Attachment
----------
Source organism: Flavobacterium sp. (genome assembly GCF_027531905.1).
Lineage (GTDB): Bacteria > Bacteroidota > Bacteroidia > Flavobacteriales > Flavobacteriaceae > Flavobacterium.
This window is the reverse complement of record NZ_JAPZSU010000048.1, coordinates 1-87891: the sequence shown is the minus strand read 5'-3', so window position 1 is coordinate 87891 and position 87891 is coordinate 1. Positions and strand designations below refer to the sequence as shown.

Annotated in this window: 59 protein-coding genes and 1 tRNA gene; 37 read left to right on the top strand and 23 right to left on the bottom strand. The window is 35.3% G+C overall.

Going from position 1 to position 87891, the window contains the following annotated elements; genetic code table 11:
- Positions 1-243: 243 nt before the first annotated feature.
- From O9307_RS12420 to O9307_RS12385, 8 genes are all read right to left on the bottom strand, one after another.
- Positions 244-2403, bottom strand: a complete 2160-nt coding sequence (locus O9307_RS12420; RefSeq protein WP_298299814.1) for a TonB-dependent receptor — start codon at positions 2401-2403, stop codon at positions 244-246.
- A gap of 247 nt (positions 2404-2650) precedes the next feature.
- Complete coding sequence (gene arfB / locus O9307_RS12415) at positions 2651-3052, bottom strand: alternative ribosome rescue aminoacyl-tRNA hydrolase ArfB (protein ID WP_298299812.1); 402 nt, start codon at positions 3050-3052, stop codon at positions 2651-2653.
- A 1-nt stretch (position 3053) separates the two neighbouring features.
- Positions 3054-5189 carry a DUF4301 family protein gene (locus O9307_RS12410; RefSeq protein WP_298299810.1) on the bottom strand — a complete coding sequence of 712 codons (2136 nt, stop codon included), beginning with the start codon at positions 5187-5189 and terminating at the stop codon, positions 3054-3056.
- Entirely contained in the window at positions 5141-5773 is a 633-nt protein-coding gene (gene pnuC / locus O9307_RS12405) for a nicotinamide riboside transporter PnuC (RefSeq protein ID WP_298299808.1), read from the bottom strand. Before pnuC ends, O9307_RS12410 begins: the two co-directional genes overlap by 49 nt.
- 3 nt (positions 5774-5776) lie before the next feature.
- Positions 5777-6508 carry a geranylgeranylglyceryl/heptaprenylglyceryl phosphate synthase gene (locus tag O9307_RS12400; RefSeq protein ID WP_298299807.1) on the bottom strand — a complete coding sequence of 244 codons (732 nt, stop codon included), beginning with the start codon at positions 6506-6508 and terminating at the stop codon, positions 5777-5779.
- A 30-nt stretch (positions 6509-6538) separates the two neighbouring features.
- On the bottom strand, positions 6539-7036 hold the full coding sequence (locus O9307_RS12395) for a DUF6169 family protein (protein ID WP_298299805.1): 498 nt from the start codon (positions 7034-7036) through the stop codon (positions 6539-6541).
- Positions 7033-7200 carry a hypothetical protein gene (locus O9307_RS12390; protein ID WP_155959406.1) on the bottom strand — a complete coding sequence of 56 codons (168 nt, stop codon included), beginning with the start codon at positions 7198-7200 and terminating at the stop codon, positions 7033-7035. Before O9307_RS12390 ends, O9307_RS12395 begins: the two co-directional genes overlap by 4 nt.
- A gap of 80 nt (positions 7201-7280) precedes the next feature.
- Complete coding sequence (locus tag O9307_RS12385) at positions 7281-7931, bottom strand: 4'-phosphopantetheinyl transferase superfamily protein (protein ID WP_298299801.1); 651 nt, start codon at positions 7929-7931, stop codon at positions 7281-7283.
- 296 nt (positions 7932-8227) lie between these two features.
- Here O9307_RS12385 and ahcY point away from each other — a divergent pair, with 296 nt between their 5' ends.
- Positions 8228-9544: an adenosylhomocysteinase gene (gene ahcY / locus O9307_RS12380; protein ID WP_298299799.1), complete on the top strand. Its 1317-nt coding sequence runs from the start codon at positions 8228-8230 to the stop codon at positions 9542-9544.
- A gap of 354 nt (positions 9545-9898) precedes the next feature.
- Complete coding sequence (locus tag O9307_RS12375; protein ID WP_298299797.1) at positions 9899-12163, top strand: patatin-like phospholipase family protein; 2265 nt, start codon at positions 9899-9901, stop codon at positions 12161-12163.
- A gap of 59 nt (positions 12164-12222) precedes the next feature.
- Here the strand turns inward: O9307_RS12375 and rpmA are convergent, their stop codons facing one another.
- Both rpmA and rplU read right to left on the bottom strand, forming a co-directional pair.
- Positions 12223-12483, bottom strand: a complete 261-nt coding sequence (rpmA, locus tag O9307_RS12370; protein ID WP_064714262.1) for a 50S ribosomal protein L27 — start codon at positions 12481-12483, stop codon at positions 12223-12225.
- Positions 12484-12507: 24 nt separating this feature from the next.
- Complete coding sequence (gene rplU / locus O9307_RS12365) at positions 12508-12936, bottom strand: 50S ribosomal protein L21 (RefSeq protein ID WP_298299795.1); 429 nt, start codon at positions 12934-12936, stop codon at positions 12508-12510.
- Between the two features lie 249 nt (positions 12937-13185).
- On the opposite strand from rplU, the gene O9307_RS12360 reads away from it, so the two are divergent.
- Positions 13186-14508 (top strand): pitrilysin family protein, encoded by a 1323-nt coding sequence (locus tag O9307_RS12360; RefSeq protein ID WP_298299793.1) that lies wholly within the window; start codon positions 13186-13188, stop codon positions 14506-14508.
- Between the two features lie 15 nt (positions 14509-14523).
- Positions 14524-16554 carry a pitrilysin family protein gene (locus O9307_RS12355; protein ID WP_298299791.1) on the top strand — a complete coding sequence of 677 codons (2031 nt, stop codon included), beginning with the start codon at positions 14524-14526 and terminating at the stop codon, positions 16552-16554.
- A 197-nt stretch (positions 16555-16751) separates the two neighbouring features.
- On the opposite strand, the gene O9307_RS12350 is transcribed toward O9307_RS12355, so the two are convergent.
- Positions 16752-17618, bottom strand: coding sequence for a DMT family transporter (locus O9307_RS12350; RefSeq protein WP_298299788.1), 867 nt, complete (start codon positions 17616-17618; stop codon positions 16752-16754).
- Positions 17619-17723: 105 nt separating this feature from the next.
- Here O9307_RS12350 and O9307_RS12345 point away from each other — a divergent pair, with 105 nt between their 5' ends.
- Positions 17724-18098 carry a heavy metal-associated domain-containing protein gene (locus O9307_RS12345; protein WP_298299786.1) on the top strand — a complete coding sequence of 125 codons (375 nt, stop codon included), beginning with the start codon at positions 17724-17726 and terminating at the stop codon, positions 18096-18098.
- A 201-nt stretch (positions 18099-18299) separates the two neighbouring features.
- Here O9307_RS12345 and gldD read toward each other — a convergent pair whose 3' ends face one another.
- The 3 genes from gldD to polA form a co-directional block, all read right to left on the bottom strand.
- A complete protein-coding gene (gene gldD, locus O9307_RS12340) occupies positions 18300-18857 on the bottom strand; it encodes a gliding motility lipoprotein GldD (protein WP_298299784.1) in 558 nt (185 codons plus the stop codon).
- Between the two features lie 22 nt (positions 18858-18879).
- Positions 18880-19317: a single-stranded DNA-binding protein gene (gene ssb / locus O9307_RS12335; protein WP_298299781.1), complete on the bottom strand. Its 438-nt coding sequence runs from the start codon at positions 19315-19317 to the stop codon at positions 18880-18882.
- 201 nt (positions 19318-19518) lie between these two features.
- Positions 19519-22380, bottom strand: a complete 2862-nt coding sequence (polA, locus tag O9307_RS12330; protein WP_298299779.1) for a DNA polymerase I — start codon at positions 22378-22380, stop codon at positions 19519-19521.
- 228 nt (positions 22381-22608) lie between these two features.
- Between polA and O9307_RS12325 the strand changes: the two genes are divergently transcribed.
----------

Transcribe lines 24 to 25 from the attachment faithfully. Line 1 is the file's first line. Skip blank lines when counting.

- A gap of 354 nt (positions 9545-9898) precedes the next feature.
- Complete coding sequence (locus tag O9307_RS12375; protein ID WP_298299797.1) at positions 9899-12163, top strand: patatin-like phospholipase family protein; 2265 nt, start codon at positions 9899-9901, stop codon at positions 12161-12163.